Panama Papers: Bulgaria Tax Authorities Demand Information
Bulgaria's revenue agency has filed a formal request to receive information about Bulgarians whose names are involved in Panama Papers, the leak of some 11.5 million documents revealing their offshore financial dealings.
The National Revenue Agency (NRA) has submitted its request to daily 24 Chasa, which is the only Bulgarian partner to US-based International Consortium of Investigative Journalists (ICIJ), the organization that published on Sunday its findings based on documents that leaked out of Panama-based firm Mossack Fonseca.
At least 50 companies, 16 company owners and 78 shareholders from across Bulgaria have been linked to registrations in offshore jurisdictions around the world, according to Sofia-based news daily newspaper 24 Chasa – the ICIJ's only reporting partner from Bulgaria.
Another 100 people were directors, agents, lawyers or liquidators; some of them were foreign nationals residing in Bulgaria or having Bulgarian passports.
However, no names of Bulgarian citizens, Bulgarian residents or legal persons from the country have been disclosed to date, 24 Chasa's only suggestion being that there are no Bulgarian politicians taking part in the scheme.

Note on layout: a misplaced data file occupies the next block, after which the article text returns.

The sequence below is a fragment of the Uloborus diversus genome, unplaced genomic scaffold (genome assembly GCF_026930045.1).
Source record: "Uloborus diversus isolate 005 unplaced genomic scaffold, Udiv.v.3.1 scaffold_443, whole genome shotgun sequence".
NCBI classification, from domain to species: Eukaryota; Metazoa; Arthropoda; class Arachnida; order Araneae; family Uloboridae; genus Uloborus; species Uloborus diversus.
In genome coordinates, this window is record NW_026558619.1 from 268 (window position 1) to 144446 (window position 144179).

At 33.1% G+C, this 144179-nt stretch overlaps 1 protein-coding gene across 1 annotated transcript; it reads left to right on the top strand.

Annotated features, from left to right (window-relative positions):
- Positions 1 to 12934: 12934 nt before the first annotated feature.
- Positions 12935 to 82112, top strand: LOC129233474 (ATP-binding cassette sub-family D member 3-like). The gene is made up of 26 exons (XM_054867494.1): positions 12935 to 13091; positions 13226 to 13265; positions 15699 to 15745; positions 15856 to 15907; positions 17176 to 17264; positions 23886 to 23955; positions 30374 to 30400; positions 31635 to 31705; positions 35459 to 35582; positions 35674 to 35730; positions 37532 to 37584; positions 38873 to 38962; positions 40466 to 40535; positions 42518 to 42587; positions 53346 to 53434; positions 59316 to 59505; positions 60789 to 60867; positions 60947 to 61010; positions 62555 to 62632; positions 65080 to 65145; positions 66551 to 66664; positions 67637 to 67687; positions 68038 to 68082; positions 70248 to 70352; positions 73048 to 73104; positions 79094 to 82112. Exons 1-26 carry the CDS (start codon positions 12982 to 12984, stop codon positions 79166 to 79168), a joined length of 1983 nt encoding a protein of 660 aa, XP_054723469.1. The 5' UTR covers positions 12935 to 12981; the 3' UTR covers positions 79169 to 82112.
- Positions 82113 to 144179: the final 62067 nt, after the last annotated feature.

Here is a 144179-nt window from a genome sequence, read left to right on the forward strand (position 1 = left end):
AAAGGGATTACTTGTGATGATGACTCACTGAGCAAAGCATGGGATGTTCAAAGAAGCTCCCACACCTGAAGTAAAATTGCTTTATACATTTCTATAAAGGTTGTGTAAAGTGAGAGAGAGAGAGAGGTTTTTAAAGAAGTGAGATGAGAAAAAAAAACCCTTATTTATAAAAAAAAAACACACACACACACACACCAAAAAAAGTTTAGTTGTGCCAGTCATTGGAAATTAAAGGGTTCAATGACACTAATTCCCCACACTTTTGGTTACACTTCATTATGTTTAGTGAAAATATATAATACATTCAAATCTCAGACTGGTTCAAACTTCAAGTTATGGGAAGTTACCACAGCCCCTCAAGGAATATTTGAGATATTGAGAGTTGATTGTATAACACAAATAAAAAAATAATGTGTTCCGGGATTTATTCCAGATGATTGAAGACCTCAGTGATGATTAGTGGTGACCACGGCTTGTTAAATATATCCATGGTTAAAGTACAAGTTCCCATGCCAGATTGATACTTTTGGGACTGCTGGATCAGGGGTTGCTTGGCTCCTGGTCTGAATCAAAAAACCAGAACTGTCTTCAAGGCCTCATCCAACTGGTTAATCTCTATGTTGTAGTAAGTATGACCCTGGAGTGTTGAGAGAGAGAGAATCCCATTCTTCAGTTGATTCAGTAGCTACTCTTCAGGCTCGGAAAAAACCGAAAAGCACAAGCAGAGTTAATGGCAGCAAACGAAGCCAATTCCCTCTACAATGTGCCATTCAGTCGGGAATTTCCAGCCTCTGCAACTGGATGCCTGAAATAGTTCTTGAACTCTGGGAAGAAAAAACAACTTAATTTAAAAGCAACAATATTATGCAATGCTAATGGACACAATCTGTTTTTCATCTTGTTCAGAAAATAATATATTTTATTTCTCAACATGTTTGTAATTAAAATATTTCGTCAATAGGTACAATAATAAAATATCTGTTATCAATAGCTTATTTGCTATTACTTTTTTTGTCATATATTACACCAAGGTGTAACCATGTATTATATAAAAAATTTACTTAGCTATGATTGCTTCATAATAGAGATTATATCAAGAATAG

On Monday evening the NRA said it was ready to provide assistance to journalists in analyzing and processing the information.
However, Alekseniya Dimitrova, the Bulgarian freelance journalist working on the investigation with ICIJ, who had offered the information to her former employer 24 Chasa, told the Bulgarian National Television she was not authorized to had any documents whatsoever.
The NRA argues it needs the information to serve "public interest" and the need to investigate any possible financial wrongdoing and tax evasion.
Even though it is not a crime in itself to set up offshore companies, the move might be part of efforts to avoid paying taxes.
In the case of Russian and Chinese officials and entrepreneurs mentioned in the Panama Papers, it is also a blow to the effort recently announced by the two countries' leadership to crack down on capital flight and tax evasion.
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